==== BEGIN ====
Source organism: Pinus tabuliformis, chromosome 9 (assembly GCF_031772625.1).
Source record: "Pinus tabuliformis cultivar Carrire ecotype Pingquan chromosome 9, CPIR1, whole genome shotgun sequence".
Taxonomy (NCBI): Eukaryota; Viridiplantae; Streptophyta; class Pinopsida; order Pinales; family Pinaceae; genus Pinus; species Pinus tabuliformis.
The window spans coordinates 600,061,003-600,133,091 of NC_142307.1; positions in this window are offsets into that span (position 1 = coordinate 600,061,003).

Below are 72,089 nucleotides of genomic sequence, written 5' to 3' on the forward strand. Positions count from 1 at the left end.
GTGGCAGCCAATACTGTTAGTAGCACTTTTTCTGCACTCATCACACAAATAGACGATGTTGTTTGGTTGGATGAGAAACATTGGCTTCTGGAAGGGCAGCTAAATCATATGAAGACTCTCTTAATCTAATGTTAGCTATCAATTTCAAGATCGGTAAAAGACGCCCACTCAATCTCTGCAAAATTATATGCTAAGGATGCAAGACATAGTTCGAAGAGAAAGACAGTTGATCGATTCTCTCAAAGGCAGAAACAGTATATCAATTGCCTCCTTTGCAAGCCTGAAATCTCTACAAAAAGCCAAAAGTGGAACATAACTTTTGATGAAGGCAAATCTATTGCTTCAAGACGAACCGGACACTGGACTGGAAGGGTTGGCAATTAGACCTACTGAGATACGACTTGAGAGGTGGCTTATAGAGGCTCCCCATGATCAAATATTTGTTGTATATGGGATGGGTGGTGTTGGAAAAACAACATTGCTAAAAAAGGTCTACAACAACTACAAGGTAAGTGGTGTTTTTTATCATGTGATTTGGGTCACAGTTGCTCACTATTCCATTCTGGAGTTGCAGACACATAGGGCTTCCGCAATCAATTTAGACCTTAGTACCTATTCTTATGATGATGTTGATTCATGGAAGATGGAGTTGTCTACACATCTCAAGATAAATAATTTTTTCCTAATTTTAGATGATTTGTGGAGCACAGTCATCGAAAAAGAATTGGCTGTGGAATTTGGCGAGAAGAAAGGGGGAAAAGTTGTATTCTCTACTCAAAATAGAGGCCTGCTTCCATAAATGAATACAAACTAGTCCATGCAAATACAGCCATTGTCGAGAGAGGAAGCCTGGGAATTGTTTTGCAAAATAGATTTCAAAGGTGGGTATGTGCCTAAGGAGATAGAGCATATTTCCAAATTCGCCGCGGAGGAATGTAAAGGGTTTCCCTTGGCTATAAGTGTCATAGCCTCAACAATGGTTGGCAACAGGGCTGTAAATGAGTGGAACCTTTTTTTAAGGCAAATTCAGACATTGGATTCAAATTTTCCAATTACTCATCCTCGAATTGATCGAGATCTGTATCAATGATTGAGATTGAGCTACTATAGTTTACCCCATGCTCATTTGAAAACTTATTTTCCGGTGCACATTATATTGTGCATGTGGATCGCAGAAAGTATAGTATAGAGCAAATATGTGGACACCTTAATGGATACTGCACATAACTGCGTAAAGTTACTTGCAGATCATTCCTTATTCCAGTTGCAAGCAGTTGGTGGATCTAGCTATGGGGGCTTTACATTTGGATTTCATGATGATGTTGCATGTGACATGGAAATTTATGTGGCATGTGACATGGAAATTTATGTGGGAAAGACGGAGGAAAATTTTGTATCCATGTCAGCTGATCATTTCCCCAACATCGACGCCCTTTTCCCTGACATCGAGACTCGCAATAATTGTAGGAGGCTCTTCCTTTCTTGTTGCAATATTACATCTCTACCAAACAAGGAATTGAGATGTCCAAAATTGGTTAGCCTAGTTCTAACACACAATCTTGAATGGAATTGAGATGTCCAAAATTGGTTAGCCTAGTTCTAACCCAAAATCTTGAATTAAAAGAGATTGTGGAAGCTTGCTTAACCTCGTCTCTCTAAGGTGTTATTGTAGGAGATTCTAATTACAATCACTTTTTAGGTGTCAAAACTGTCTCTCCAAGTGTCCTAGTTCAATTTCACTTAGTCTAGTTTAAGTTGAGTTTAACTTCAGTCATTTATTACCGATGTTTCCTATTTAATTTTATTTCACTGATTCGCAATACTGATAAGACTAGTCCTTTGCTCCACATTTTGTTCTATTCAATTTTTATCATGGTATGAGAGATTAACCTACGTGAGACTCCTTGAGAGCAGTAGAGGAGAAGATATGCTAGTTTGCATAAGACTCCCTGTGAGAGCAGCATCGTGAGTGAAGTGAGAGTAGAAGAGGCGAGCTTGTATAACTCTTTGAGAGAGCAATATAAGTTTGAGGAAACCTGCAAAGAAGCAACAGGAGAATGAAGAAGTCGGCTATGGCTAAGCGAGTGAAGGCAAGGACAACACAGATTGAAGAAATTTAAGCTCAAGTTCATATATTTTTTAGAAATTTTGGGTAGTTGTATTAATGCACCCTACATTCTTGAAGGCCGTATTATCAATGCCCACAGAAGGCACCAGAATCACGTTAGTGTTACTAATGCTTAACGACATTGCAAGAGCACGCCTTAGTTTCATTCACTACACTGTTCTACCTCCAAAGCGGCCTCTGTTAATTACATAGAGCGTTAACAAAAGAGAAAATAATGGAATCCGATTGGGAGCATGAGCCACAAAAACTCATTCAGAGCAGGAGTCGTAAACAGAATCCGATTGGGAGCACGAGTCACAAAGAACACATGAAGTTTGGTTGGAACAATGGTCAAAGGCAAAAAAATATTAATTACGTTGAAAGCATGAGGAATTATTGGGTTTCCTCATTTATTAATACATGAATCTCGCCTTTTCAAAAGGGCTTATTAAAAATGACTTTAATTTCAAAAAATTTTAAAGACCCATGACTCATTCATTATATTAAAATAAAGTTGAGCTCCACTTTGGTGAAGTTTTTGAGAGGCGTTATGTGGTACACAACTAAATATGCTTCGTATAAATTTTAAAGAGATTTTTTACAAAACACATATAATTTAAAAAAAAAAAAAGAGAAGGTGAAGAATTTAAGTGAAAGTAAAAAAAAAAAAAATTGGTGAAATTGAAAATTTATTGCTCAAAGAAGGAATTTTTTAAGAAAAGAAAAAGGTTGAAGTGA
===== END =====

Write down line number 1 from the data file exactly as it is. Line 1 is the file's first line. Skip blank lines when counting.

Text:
Source organism: Pinus tabuliformis, chromosome 9 (assembly GCF_031772625.1).